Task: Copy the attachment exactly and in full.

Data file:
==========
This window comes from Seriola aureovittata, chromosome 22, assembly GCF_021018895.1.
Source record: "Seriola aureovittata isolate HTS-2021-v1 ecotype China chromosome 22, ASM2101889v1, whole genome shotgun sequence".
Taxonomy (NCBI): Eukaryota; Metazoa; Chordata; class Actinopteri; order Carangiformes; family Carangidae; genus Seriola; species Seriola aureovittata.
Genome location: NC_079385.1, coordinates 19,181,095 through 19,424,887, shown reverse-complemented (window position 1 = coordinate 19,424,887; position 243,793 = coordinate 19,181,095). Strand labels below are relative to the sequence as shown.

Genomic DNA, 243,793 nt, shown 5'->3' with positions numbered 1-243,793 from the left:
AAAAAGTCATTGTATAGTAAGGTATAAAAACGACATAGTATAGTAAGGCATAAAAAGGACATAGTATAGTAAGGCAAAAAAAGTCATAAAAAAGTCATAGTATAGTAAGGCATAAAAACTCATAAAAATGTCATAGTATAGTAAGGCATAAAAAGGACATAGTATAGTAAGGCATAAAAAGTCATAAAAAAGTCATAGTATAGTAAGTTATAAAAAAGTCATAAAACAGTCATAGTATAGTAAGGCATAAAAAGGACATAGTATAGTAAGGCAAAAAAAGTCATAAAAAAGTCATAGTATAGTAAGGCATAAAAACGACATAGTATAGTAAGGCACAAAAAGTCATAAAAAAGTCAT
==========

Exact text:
This window comes from Seriola aureovittata, chromosome 22, assembly GCF_021018895.1.
Source record: "Seriola aureovittata isolate HTS-2021-v1 ecotype China chromosome 22, ASM2101889v1, whole genome shotgun sequence".
Taxonomy (NCBI): Eukaryota; Metazoa; Chordata; class Actinopteri; order Carangiformes; family Carangidae; genus Seriola; species Seriola aureovittata.
Genome location: NC_079385.1, coordinates 19,181,095 through 19,424,887, shown reverse-complemented (window position 1 = coordinate 19,424,887; position 243,793 = coordinate 19,181,095). Strand labels below are relative to the sequence as shown.

Genomic DNA, 243,793 nt, shown 5'->3' with positions numbered 1-243,793 from the left:
AAAAAGTCATTGTATAGTAAGGTATAAAAACGACATAGTATAGTAAGGCATAAAAAGGACATAGTATAGTAAGGCAAAAAAAGTCATAAAAAAGTCATAGTATAGTAAGGCATAAAAACTCATAAAAATGTCATAGTATAGTAAGGCATAAAAAGGACATAGTATAGTAAGGCATAAAAAGTCATAAAAAAGTCATAGTATAGTAAGTTATAAAAAAGTCATAAAACAGTCATAGTATAGTAAGGCATAAAAAGGACATAGTATAGTAAGGCAAAAAAAGTCATAAAAAAGTCATAGTATAGTAAGGCATAAAAACGACATAGTATAGTAAGGCACAAAAAGTCATAAAAAAGTCAT